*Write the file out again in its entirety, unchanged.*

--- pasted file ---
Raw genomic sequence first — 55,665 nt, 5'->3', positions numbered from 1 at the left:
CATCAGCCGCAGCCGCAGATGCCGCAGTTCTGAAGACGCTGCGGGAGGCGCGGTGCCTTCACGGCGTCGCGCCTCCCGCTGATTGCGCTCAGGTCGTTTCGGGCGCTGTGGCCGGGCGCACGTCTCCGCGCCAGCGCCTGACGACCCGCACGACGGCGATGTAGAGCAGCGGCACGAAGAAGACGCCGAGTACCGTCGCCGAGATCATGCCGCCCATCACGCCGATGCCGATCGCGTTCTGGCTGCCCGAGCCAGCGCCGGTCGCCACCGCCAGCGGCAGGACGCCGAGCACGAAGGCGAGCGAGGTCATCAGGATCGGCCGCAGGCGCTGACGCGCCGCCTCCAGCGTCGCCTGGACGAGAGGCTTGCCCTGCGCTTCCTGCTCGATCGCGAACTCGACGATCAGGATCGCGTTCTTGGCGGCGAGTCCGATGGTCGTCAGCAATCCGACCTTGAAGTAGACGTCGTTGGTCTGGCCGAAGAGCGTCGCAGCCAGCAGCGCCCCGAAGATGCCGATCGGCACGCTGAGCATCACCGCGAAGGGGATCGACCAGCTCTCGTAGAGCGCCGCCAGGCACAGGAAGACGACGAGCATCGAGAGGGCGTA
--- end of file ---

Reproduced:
Raw genomic sequence first — 55,665 nt, 5'->3', positions numbered from 1 at the left:
CATCAGCCGCAGCCGCAGATGCCGCAGTTCTGAAGACGCTGCGGGAGGCGCGGTGCCTTCACGGCGTCGCGCCTCCCGCTGATTGCGCTCAGGTCGTTTCGGGCGCTGTGGCCGGGCGCACGTCTCCGCGCCAGCGCCTGACGACCCGCACGACGGCGATGTAGAGCAGCGGCACGAAGAAGACGCCGAGTACCGTCGCCGAGATCATGCCGCCCATCACGCCGATGCCGATCGCGTTCTGGCTGCCCGAGCCAGCGCCGGTCGCCACCGCCAGCGGCAGGACGCCGAGCACGAAGGCGAGCGAGGTCATCAGGATCGGCCGCAGGCGCTGACGCGCCGCCTCCAGCGTCGCCTGGACGAGAGGCTTGCCCTGCGCTTCCTGCTCGATCGCGAACTCGACGATCAGGATCGCGTTCTTGGCGGCGAGTCCGATGGTCGTCAGCAATCCGACCTTGAAGTAGACGTCGTTGGTCTGGCCGAAGAGCGTCGCAGCCAGCAGCGCCCCGAAGATGCCGATCGGCACGCTGAGCATCACCGCGAAGGGGATCGACCAGCTCTCGTAGAGCGCCGCCAGGCACAGGAAGACGACGAGCATCGAGAGGGCGTA